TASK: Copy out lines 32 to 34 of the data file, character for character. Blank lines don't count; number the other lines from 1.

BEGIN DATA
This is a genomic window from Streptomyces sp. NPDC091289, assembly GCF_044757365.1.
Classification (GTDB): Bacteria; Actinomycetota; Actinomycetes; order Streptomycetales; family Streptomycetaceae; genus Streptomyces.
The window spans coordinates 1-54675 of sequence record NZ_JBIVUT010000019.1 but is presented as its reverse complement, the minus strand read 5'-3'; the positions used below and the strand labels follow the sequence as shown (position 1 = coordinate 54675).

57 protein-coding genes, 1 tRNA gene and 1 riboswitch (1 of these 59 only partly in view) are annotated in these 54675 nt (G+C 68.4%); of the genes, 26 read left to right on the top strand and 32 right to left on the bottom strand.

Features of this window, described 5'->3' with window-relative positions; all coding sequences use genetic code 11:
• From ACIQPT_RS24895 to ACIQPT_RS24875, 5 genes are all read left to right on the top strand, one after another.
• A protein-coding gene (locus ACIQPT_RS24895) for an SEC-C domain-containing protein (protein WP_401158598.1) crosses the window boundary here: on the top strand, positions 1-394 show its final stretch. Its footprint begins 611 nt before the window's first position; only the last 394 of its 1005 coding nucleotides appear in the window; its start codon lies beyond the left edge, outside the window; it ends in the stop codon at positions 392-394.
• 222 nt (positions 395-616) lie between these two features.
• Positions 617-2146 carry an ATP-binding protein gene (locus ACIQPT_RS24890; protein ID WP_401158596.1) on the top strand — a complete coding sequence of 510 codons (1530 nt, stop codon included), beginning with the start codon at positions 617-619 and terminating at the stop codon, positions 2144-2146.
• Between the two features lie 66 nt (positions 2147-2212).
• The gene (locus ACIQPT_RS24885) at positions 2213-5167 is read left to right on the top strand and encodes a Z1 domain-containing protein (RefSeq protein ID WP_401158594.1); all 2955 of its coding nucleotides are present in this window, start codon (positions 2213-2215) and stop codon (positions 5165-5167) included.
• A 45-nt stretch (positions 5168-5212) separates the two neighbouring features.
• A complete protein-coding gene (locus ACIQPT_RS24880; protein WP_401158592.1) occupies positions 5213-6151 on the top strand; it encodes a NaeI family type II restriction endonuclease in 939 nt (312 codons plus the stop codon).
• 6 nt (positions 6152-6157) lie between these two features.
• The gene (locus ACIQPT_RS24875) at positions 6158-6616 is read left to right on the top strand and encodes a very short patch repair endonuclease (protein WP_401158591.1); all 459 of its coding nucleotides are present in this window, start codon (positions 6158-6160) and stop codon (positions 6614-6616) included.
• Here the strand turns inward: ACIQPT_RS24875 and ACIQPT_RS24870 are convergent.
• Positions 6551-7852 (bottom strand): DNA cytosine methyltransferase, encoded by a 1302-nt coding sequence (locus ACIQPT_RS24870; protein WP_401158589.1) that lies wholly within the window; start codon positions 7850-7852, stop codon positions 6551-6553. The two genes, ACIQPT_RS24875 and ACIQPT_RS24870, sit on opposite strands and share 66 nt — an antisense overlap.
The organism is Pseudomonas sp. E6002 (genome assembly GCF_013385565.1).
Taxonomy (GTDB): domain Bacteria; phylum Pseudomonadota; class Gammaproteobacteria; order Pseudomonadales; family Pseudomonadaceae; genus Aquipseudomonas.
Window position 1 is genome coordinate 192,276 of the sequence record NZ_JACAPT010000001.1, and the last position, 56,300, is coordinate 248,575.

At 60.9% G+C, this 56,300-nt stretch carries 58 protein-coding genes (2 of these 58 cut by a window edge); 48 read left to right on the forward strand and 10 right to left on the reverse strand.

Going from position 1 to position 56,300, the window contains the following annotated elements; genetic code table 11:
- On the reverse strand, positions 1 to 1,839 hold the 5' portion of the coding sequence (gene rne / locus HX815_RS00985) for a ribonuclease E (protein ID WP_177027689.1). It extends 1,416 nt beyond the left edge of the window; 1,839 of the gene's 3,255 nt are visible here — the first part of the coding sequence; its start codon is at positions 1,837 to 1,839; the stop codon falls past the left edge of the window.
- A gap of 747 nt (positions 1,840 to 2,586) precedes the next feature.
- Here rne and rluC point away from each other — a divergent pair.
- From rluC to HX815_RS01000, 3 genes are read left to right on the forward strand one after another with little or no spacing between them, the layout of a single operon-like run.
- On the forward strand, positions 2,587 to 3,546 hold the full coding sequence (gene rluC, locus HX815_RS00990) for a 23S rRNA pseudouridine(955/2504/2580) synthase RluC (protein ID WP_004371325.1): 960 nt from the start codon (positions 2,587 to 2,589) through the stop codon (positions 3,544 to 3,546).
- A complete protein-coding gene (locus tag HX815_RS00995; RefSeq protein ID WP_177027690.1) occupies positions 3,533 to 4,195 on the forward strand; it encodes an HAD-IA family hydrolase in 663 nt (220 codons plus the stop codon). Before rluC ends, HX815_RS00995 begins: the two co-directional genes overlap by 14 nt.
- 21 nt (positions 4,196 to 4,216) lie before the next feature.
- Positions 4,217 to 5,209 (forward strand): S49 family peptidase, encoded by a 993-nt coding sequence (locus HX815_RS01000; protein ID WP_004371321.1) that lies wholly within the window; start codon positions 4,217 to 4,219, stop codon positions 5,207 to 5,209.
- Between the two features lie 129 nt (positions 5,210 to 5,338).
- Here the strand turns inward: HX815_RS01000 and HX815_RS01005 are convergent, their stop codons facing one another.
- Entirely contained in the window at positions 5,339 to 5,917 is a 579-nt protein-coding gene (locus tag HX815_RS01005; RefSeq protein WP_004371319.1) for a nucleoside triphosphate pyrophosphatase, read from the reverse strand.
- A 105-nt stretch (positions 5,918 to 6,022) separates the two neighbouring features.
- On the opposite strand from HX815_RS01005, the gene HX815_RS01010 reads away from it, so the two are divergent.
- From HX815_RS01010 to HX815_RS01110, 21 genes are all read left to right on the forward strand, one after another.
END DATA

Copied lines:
- Here the strand turns inward: HX815_RS01000 and HX815_RS01005 are convergent, their stop codons facing one another.
- Entirely contained in the window at positions 5,339 to 5,917 is a 579-nt protein-coding gene (locus tag HX815_RS01005; RefSeq protein WP_004371319.1) for a nucleoside triphosphate pyrophosphatase, read from the reverse strand.
- A 105-nt stretch (positions 5,918 to 6,022) separates the two neighbouring features.